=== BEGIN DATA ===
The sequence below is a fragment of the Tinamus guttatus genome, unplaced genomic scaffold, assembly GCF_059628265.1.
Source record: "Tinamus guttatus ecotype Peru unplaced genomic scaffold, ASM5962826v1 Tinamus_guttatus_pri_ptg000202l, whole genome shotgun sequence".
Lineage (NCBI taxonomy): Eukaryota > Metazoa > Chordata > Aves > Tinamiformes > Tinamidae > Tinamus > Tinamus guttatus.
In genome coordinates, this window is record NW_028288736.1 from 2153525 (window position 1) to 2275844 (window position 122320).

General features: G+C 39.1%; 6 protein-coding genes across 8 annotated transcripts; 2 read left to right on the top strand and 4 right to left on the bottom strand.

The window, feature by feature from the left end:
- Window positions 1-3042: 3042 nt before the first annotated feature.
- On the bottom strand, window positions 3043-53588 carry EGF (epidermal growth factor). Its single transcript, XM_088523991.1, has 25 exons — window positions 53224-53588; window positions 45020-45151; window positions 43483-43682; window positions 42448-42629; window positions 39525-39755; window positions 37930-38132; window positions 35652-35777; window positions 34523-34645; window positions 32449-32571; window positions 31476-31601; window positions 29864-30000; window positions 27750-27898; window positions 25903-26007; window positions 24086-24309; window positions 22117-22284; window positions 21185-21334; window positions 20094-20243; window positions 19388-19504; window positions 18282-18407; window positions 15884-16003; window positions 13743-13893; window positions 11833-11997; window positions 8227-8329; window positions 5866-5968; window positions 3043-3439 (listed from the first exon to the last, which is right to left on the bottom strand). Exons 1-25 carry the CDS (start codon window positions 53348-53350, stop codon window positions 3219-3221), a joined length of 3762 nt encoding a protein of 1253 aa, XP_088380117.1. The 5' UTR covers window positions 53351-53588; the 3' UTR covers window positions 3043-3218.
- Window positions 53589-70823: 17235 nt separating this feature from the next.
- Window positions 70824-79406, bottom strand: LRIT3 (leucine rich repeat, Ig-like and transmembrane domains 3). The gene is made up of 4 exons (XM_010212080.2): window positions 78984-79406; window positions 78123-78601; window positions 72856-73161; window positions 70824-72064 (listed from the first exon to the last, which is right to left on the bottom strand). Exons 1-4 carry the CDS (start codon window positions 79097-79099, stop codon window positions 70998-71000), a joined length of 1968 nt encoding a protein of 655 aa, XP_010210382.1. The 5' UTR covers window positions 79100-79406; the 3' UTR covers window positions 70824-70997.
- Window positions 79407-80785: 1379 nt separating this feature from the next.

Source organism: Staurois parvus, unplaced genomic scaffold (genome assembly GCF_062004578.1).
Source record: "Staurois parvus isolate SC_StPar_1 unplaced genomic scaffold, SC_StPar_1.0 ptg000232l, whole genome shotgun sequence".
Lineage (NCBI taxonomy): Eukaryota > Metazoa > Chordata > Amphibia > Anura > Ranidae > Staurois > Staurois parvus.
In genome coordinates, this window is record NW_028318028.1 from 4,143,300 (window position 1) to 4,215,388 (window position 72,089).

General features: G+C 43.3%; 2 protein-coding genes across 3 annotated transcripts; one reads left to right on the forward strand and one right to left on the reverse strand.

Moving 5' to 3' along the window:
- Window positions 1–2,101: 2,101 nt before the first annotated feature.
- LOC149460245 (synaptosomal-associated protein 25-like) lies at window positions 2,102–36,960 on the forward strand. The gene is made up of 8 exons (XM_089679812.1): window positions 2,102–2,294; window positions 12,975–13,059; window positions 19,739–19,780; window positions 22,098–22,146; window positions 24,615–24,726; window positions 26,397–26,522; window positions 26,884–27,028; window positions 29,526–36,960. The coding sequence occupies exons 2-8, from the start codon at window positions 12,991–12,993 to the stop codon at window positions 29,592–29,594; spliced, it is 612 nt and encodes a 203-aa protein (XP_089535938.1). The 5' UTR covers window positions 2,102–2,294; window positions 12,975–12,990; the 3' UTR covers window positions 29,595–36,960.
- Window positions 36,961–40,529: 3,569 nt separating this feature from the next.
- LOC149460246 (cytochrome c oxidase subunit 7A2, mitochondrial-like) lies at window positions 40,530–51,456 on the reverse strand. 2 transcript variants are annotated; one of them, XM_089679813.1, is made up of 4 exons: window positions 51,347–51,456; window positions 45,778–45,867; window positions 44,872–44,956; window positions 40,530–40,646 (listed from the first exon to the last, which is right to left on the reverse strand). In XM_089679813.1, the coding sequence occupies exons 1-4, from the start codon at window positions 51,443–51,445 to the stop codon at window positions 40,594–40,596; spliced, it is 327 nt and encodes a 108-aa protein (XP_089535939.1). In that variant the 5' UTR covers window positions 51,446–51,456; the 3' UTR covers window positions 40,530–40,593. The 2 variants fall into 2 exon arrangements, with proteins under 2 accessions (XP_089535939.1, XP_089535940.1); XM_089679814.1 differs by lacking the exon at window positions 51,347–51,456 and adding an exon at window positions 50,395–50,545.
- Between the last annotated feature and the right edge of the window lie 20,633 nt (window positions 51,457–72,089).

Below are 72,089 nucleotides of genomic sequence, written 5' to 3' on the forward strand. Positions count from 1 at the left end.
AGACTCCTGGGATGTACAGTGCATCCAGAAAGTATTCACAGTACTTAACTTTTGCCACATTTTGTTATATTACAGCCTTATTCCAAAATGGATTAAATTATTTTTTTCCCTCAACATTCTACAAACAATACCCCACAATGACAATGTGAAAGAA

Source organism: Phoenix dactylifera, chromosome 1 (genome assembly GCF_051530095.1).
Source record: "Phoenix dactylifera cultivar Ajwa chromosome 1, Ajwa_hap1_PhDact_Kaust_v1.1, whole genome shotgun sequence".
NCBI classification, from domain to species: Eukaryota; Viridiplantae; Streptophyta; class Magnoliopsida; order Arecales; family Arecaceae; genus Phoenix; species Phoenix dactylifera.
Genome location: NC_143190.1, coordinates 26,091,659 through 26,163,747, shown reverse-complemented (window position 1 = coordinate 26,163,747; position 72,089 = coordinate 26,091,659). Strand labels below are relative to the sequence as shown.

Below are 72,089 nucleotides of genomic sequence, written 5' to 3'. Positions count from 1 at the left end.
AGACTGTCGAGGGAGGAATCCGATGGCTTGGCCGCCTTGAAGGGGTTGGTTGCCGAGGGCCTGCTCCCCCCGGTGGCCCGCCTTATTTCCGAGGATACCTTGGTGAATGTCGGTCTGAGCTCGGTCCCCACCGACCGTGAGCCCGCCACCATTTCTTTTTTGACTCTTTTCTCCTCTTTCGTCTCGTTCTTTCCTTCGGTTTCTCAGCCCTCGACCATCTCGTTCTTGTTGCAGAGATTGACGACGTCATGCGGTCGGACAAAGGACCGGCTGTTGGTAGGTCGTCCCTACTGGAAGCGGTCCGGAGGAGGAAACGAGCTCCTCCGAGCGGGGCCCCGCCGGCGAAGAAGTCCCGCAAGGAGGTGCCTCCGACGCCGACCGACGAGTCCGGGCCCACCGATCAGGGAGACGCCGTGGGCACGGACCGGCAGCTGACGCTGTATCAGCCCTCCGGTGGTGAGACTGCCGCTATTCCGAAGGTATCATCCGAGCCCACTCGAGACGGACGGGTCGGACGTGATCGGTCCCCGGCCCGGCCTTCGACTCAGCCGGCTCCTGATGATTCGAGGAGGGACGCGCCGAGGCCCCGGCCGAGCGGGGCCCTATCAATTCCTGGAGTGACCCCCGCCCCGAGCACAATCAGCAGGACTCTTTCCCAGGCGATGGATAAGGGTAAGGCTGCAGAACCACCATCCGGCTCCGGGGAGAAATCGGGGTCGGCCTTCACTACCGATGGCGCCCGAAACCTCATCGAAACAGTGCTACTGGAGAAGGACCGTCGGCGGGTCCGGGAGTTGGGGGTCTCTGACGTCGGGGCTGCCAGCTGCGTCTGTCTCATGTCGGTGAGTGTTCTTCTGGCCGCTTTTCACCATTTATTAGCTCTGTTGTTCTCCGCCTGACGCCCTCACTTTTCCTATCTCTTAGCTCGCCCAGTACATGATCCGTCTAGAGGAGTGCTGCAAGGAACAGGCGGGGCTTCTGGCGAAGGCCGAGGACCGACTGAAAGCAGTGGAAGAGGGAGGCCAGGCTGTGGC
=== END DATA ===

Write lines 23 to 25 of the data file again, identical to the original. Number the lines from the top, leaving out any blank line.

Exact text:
Below are 72,089 nucleotides of genomic sequence, written 5' to 3' on the forward strand. Positions count from 1 at the left end.
AGACTCCTGGGATGTACAGTGCATCCAGAAAGTATTCACAGTACTTAACTTTTGCCACATTTTGTTATATTACAGCCTTATTCCAAAATGGATTAAATTATTTTTTTCCCTCAACATTCTACAAACAATACCCCACAATGACAATGTGAAAGAA

Source organism: Phoenix dactylifera, chromosome 1 (genome assembly GCF_051530095.1).